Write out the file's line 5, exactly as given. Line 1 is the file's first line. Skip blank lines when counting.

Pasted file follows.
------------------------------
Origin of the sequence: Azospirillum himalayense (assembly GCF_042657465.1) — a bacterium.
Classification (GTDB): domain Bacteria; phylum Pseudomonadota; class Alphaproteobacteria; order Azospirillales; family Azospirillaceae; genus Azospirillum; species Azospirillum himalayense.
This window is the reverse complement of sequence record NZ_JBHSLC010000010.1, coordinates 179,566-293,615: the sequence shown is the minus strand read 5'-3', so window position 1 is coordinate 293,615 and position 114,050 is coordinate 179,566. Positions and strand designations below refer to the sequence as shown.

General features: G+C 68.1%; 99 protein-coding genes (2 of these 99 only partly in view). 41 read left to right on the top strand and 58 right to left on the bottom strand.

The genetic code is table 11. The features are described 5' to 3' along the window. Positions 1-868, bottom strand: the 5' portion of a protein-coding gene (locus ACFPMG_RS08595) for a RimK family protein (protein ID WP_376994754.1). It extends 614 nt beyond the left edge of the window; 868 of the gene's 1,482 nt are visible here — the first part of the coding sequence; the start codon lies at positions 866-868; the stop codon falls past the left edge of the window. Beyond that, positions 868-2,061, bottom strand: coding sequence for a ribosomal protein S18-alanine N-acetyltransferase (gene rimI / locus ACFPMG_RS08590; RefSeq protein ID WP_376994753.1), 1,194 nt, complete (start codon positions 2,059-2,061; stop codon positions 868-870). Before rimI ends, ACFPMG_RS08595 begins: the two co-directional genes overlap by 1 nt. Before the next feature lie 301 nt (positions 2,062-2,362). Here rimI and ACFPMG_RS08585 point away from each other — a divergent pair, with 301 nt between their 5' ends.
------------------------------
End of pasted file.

The genetic code is table 11. The features are described 5' to 3' along the window. Positions 1-868, bottom strand: the 5' portion of a protein-coding gene (locus ACFPMG_RS08595) for a RimK family protein (protein ID WP_376994754.1). It extends 614 nt beyond the left edge of the window; 868 of the gene's 1,482 nt are visible here — the first part of the coding sequence; the start codon lies at positions 866-868; the stop codon falls past the left edge of the window. Beyond that, positions 868-2,061, bottom strand: coding sequence for a ribosomal protein S18-alanine N-acetyltransferase (gene rimI / locus ACFPMG_RS08590; RefSeq protein ID WP_376994753.1), 1,194 nt, complete (start codon positions 2,059-2,061; stop codon positions 868-870). Before rimI ends, ACFPMG_RS08595 begins: the two co-directional genes overlap by 1 nt. Before the next feature lie 301 nt (positions 2,062-2,362). Here rimI and ACFPMG_RS08585 point away from each other — a divergent pair, with 301 nt between their 5' ends.